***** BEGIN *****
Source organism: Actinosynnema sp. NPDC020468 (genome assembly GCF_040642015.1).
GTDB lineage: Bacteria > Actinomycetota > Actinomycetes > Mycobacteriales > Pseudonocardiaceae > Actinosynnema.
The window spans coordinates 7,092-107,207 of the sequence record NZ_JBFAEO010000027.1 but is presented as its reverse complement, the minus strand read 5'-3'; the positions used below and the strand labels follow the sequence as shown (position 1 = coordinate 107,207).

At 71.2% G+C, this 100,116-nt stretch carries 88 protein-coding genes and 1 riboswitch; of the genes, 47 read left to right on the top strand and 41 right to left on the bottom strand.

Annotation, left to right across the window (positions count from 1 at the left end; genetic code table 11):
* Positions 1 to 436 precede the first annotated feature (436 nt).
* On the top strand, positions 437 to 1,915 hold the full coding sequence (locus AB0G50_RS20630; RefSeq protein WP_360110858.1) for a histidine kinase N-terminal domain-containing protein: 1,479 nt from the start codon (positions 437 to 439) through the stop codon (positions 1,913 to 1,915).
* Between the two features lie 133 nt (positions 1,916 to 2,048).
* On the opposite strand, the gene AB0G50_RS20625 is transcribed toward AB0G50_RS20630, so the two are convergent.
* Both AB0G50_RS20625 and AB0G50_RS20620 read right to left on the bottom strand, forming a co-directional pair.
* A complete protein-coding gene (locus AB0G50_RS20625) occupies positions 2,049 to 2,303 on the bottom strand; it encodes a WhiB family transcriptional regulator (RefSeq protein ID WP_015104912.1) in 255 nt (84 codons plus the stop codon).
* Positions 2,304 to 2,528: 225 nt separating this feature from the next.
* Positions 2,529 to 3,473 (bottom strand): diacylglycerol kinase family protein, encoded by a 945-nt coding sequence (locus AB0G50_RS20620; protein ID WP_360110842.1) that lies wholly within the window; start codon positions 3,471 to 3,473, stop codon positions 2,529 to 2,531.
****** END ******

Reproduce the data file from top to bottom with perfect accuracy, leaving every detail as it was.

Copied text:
Source organism: Actinosynnema sp. NPDC020468 (genome assembly GCF_040642015.1).
GTDB lineage: Bacteria > Actinomycetota > Actinomycetes > Mycobacteriales > Pseudonocardiaceae > Actinosynnema.
The window spans coordinates 7,092-107,207 of the sequence record NZ_JBFAEO010000027.1 but is presented as its reverse complement, the minus strand read 5'-3'; the positions used below and the strand labels follow the sequence as shown (position 1 = coordinate 107,207).

At 71.2% G+C, this 100,116-nt stretch carries 88 protein-coding genes and 1 riboswitch; of the genes, 47 read left to right on the top strand and 41 right to left on the bottom strand.

Annotation, left to right across the window (positions count from 1 at the left end; genetic code table 11):
* Positions 1 to 436 precede the first annotated feature (436 nt).
* On the top strand, positions 437 to 1,915 hold the full coding sequence (locus AB0G50_RS20630; RefSeq protein WP_360110858.1) for a histidine kinase N-terminal domain-containing protein: 1,479 nt from the start codon (positions 437 to 439) through the stop codon (positions 1,913 to 1,915).
* Between the two features lie 133 nt (positions 1,916 to 2,048).
* On the opposite strand, the gene AB0G50_RS20625 is transcribed toward AB0G50_RS20630, so the two are convergent.
* Both AB0G50_RS20625 and AB0G50_RS20620 read right to left on the bottom strand, forming a co-directional pair.
* A complete protein-coding gene (locus AB0G50_RS20625) occupies positions 2,049 to 2,303 on the bottom strand; it encodes a WhiB family transcriptional regulator (RefSeq protein ID WP_015104912.1) in 255 nt (84 codons plus the stop codon).
* Positions 2,304 to 2,528: 225 nt separating this feature from the next.
* Positions 2,529 to 3,473 (bottom strand): diacylglycerol kinase family protein, encoded by a 945-nt coding sequence (locus AB0G50_RS20620; protein ID WP_360110842.1) that lies wholly within the window; start codon positions 3,471 to 3,473, stop codon positions 2,529 to 2,531.